If ever you wanted proof that blessings can come in the guise of misfortune, then surely this is it.
Since China joined the World Trade Organization in late 2001, its trade has grown at more than 20 percent a year. That boom helped China to replace Germany as the world's largest exporter in 2009, and in all likelihood to become the world's largest trader by the end of this year.
But Chinese exporters and manufacturers have suffered two bouts of serious economic slowdown over the past 12 years.
The first coincided with the global financial crisis in 2008 and 2009, the world's worst financial meltdown since the Great Depression of the 1930s. China's exports experienced their largest setback as international orders drained away.
The drop in Chinese overseas shipments was not only sudden, but also deep and prolonged.
Exports fell 2.2 percent year-on-year in November 2008, after having risen 19.2 percent the previous month. The declines continued for more than a year, and growth returned in December 2009.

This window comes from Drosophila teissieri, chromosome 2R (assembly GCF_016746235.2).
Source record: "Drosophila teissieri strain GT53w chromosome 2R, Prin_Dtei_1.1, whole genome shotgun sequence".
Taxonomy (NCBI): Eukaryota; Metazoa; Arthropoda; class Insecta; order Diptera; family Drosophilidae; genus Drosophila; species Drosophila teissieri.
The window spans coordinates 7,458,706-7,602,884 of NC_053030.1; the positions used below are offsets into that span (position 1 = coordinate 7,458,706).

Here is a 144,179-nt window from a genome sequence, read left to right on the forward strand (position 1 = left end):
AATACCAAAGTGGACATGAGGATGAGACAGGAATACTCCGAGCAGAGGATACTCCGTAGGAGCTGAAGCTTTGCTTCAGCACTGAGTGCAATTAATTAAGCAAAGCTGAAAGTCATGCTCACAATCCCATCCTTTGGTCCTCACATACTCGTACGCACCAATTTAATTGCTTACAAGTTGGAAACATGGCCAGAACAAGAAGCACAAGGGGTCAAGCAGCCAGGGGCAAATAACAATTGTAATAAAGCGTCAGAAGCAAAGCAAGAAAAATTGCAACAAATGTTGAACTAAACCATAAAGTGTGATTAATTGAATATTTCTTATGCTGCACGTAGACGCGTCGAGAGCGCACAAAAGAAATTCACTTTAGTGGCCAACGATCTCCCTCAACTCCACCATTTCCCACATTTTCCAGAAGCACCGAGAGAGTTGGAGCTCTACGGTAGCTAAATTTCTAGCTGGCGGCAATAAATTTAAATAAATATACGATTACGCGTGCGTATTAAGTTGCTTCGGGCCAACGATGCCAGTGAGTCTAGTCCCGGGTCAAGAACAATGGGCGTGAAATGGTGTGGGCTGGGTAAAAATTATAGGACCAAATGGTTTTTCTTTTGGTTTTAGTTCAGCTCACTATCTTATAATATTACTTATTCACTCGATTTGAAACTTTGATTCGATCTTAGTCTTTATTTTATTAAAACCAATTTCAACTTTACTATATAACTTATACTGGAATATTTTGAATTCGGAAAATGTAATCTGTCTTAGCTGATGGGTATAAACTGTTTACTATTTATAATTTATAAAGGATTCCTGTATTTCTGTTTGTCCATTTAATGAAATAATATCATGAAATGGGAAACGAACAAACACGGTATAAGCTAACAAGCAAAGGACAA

The wounds are still raw: Factories in the country's two major manufacturing powerhouses, the Pearl River Delta and the Yangtze River Delta, pulled down their shutters; migrant workers packed up and returned to their farmlands, and wage cuts became the order of the day.
For many Chinese exporters and workers it would have been a new experience: losing confidence, albeit briefly, in the country's economy.
But one result of these hefty export losses was that businesses began to realize that just as there can be economic sunshine, there can also be economic rain.
It was after the financial crisis that Chinese exporters and manufacturers, small ones in particular, learned to save for those rainy days through measures such as reserving part of their liquidity even when they are short of capital, carefully choosing foreign orders and employing more short-term workers.
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